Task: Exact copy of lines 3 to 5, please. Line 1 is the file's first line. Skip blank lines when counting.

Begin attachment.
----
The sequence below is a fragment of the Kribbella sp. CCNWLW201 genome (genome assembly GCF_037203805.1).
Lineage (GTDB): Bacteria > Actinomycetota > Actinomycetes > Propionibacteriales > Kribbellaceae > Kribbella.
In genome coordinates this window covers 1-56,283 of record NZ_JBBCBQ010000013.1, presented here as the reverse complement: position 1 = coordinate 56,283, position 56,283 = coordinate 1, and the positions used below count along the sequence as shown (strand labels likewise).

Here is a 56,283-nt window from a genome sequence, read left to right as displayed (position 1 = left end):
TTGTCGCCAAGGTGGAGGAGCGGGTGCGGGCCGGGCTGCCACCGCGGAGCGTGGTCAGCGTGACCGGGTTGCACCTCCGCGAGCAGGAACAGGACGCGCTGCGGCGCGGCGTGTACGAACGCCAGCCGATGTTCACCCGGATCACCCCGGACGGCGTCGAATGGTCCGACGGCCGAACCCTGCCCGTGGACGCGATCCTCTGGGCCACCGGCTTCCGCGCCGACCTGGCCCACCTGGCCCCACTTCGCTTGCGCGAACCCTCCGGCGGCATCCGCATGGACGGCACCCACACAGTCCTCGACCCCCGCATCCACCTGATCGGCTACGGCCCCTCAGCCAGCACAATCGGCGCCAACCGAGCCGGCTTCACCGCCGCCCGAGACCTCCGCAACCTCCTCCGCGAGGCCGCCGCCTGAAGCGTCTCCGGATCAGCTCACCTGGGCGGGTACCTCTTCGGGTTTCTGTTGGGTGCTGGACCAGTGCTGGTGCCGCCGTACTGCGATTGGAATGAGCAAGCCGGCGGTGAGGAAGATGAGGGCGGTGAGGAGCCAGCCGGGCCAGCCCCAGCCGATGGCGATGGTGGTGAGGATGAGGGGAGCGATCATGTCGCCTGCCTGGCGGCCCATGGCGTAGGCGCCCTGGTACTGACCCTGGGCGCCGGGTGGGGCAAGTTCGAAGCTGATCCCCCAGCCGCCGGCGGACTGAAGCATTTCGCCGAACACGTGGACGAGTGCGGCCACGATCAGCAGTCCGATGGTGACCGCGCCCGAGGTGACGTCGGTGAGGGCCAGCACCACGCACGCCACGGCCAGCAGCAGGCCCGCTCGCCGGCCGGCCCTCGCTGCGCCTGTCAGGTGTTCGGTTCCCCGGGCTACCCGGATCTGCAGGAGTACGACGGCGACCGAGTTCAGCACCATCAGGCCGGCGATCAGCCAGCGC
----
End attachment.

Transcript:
In genome coordinates this window covers 1-56,283 of record NZ_JBBCBQ010000013.1, presented here as the reverse complement: position 1 = coordinate 56,283, position 56,283 = coordinate 1, and the positions used below count along the sequence as shown (strand labels likewise).

Here is a 56,283-nt window from a genome sequence, read left to right as displayed (position 1 = left end):
TTGTCGCCAAGGTGGAGGAGCGGGTGCGGGCCGGGCTGCCACCGCGGAGCGTGGTCAGCGTGACCGGGTTGCACCTCCGCGAGCAGGAACAGGACGCGCTGCGGCGCGGCGTGTACGAACGCCAGCCGATGTTCACCCGGATCACCCCGGACGGCGTCGAATGGTCCGACGGCCGAACCCTGCCCGTGGACGCGATCCTCTGGGCCACCGGCTTCCGCGCCGACCTGGCCCACCTGGCCCCACTTCGCTTGCGCGAACCCTCCGGCGGCATCCGCATGGACGGCACCCACACAGTCCTCGACCCCCGCATCCACCTGATCGGCTACGGCCCCTCAGCCAGCACAATCGGCGCCAACCGAGCCGGCTTCACCGCCGCCCGAGACCTCCGCAACCTCCTCCGCGAGGCCGCCGCCTGAAGCGTCTCCGGATCAGCTCACCTGGGCGGGTACCTCTTCGGGTTTCTGTTGGGTGCTGGACCAGTGCTGGTGCCGCCGTACTGCGATTGGAATGAGCAAGCCGGCGGTGAGGAAGATGAGGGCGGTGAGGAGCCAGCCGGGCCAGCCCCAGCCGATGGCGATGGTGGTGAGGATGAGGGGAGCGATCATGTCGCCTGCCTGGCGGCCCATGGCGTAGGCGCCCTGGTACTGACCCTGGGCGCCGGGTGGGGCAAGTTCGAAGCTGATCCCCCAGCCGCCGGCGGACTGAAGCATTTCGCCGAACACGTGGACGAGTGCGGCCACGATCAGCAGTCCGATGGTGACCGCGCCCGAGGTGACGTCGGTGAGGGCCAGCACCACGCACGCCACGGCCAGCAGCAGGCCCGCTCGCCGGCCGGCCCTCGCTGCGCCTGTCAGGTGTTCGGTTCCCCGGGCTACCCGGATCTGCAGGAGTACGACGGCGACCGAGTTCAGCACCATCAGGCCGGCGATCAGCCAGCGC